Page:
feel a little better equipped to understand why many admire him, while
others are easily annoyed.

In the early parts of the book he is depicted as a young, energetic person
who loved a joke, change room banter and to wind people up. He came from
humble beginnings, was shy, had a speech impediment, a slight frame, family
and a sizeable ego. He repeatedly jokes that a friend assisted him to pass
exams. This character trait of doing anything to win, without in his opinion,
being malicious, continued on the football pitch.

Savage's determination to play professional football despite not being deemed
good enough to play for Manchester United, leads to an impressive 600 plus
Premier Division games. He thanks people for their contribution to his life
even after conflicting with them. Sir Alex Ferguson, his neighbour for six
months, falls into the category of preferring to cut contact.

Savage makes it clear that he wins many man of the match awards, was often
sensational on the pitch and aspired to be captain but was not offered the
chance till late in his career. Sometimes with disastrous consequences. To
his credit, he is self-deprecating about his image, his car, house and boat
buying where he loses considerable sums of money.

I think many readers will be put off him as a person simply due to how he
monetises many transactions. He likes to let the reader how much he earns,
how much he saves, how much he loses or wastes. Bragging is a theme in the
second half of the book that detracts from the fairly decent impression we
get in the first half.

What I particularly find difficult in the book is that we don't get told much
about Savage's interests, hobbies philosophies, why Mark Hughes was an idol,
why he thought Steve Bruce was a good manager. He mentions his dogs, wife,
mates, parents but we don't ever get a sense of their characters to understand
why they mean so much to him. We know he likes to walk Boxers, watch TV, the
media, but never get more than a very superficial insight as to why. He never
mentions significant places or reading about anything other than news about himself.

What aggravates is his pride at being booked 91 times, fouling, diving,
pretending to make his mark. Much of the second half of the book is about him
justifying his actions. bemoaning unfair treatment or settling scores. He shows
little insight as to why fans booed him or why he was substituted. In one
instance, he angrily approached Steve Bruce as to why he was pulled off and Bruce
said he was crap. Savage responds by saying that one game in sixty isn't bad.
Implying that even if he is crap he has earned the right to play. Regards being
booed, he says he doesn't think its personal, rather a mole in the dressing room
feeding negativity to the media. Right, work that one out.

In earlier days, he needed a lot of hired help, to mow his lawn, do his laundry,
change a car tyre, wash his car which if added to the fact that as he gets older,
he shows little appreciation or understanding for home making other than shouting
at his wife and children if the house is dirty in case guests arrive. Football seems
to be the only thing in his life that interests him, other than banter, cars and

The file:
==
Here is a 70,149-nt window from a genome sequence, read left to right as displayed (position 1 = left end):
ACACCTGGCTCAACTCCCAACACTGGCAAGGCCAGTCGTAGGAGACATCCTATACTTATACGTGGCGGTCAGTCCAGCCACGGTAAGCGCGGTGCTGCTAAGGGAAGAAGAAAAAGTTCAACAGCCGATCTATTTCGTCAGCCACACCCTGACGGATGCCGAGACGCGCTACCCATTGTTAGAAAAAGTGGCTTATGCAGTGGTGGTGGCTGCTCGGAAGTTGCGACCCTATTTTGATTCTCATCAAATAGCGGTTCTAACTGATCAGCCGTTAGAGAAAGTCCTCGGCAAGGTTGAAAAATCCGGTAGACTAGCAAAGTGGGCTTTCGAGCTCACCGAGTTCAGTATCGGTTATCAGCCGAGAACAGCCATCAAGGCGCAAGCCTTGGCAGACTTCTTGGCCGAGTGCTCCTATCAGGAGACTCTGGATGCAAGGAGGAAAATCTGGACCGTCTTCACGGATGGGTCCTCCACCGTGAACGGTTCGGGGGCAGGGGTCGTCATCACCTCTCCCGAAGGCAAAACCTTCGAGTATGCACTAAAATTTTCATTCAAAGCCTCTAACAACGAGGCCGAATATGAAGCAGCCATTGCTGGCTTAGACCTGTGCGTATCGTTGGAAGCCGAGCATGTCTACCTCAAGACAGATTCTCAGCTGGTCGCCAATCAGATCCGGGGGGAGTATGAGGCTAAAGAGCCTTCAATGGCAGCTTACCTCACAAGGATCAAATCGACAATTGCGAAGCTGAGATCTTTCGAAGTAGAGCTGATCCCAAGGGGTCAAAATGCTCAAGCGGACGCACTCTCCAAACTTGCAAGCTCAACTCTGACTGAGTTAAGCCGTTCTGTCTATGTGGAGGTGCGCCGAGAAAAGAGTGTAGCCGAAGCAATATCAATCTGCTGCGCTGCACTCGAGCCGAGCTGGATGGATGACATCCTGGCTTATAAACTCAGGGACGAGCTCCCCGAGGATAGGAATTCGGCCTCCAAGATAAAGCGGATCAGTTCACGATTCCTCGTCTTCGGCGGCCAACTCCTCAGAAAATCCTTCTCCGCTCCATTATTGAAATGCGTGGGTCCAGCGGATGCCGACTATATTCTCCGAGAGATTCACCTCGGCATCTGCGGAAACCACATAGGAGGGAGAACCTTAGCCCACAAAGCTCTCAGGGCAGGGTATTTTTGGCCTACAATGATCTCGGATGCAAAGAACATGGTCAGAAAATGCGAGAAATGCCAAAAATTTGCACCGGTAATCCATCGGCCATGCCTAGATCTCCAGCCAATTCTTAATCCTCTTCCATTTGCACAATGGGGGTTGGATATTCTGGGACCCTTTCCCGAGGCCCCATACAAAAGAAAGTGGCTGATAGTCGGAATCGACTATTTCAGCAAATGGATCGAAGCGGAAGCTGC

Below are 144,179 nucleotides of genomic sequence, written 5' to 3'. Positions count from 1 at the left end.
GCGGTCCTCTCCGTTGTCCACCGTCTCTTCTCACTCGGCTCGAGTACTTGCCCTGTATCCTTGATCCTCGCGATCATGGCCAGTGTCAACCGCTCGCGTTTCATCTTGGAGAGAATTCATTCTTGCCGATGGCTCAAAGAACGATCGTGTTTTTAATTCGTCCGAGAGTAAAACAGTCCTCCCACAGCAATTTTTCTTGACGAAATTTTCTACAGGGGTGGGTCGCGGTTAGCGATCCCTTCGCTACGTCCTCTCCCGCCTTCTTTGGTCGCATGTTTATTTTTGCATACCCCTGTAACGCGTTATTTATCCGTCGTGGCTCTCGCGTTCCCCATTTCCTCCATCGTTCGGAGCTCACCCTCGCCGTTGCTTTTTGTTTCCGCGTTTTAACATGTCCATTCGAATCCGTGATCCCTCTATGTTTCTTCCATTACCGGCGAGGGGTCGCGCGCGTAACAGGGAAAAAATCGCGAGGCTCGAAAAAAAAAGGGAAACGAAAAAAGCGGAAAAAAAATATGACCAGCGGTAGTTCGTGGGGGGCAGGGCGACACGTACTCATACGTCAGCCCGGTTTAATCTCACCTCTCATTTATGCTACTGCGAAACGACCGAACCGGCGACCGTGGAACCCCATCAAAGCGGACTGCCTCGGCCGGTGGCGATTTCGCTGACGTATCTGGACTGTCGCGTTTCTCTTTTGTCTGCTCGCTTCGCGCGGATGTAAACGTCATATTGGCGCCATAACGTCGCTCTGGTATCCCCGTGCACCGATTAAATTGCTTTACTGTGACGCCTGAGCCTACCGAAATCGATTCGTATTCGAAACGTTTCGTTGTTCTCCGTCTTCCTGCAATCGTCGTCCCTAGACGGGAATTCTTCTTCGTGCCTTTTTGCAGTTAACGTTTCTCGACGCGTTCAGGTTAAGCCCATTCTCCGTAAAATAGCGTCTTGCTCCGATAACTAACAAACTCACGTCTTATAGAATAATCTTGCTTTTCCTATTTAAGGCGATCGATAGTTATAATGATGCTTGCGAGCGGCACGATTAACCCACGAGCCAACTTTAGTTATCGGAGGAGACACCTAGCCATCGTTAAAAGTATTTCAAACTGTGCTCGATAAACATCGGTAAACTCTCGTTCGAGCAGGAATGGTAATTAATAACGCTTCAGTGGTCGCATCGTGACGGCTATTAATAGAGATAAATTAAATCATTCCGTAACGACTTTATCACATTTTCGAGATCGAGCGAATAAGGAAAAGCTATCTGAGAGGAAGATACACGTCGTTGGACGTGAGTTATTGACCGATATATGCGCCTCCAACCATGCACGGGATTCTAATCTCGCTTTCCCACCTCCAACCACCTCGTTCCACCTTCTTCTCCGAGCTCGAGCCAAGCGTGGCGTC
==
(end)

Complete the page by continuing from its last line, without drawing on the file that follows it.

spending money.

He claims to have been saving £40,000 a month for some time. This explains, I think,
why another reviewer talks about a lack of class. Along with his comments that in
his opinion, many fans loved him, that he was Mr. Birmingham. His bragging about his
popularity at Birmingham in the 2002/03 season is plain revolting. One nauseous
quote is "First season, I was the main man. Fact." There are others in a similar
vein littered around the book that dilute the books value substantially.

I don't think any reader would begrudge Robbie Savage his hard earned fame and fortune.
As he said often, he overachieved and his love of the limelight drove him. He made good.
Well done. However, he did fail to build spirit in the team when captain at Derby, he
does go on about his money, houses and cars. He mentions he scored one single goal for
Blackburn, surely this would raise a few eyebrows as to his form and ability? Needless
to say, he would rather readers think he was undervalued and a bit of a world beater
actually. His humour and childish pranks he says were often misunderstood. I would argue,
that he had little sensitivity for others and was not prepared solve the problem and
change his ways.

Robbie's book would be more tolerable if he ceased to justify his behaviour, to settle
scores and seek to understand others more. He will continue then to do well, yet behave
with discretion, some wisdom and respect for his viewers. Without which, he surely will
continue to annoy people as his media profile grows.

He wanted to be liked on the big stage and he admitted to want to be the next Gary
Lineker in the media. Considering Lineker was never booked or cautioned, won a few golden
boots and has a great goals to games ratio as a player, he is somewhat different to Savage.

That said, many would suggest that if Robbie Savage combines his talents and determination
with some sensitivity training, he will do well with his technical knowledge and experience.
I gave the book three stars because in my opinion it provides enough anecdotes and insights
into the subject, while never being riveting. Its not a bad book, just irritating in parts.